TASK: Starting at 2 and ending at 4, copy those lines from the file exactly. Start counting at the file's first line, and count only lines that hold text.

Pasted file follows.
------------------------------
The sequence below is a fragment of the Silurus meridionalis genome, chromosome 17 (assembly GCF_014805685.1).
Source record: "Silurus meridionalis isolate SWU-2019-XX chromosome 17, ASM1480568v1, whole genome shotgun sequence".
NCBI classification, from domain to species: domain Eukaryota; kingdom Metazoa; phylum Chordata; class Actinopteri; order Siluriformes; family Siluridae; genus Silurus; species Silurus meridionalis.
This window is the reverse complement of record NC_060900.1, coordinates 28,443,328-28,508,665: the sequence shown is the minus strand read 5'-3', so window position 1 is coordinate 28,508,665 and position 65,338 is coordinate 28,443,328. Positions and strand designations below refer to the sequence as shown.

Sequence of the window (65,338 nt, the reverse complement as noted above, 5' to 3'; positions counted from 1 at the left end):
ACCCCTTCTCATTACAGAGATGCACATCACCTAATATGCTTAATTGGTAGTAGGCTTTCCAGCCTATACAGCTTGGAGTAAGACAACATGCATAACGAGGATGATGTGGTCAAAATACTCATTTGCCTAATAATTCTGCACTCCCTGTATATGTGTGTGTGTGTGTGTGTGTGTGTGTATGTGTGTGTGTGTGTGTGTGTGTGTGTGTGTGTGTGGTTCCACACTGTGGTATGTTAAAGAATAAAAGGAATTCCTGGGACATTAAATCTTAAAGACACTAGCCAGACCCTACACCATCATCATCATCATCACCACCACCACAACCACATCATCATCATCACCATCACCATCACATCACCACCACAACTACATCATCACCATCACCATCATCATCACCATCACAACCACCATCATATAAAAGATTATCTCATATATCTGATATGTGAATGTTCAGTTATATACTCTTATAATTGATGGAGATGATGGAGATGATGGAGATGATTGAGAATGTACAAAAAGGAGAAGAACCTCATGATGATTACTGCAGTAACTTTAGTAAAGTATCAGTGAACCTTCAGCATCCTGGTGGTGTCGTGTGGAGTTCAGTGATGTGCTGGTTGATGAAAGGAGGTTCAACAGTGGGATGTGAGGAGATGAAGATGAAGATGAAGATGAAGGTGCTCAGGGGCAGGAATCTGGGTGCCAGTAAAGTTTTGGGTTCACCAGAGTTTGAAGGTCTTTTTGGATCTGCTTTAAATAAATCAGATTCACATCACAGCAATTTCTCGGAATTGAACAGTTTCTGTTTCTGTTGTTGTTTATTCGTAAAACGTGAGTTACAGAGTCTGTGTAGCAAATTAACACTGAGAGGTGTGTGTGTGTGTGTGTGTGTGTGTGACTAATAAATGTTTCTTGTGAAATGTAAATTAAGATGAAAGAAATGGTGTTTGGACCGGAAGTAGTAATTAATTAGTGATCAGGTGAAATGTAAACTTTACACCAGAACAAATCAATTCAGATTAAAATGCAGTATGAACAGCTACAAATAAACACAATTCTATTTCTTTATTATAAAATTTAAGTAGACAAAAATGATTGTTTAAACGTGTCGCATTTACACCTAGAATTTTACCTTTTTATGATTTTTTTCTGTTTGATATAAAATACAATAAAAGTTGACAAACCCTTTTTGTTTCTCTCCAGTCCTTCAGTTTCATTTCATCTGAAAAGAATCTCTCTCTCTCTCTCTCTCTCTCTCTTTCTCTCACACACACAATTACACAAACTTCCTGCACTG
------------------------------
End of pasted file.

Source record: "Silurus meridionalis isolate SWU-2019-XX chromosome 17, ASM1480568v1, whole genome shotgun sequence".
NCBI classification, from domain to species: domain Eukaryota; kingdom Metazoa; phylum Chordata; class Actinopteri; order Siluriformes; family Siluridae; genus Silurus; species Silurus meridionalis.
This window is the reverse complement of record NC_060900.1, coordinates 28,443,328-28,508,665: the sequence shown is the minus strand read 5'-3', so window position 1 is coordinate 28,508,665 and position 65,338 is coordinate 28,443,328. Positions and strand designations below refer to the sequence as shown.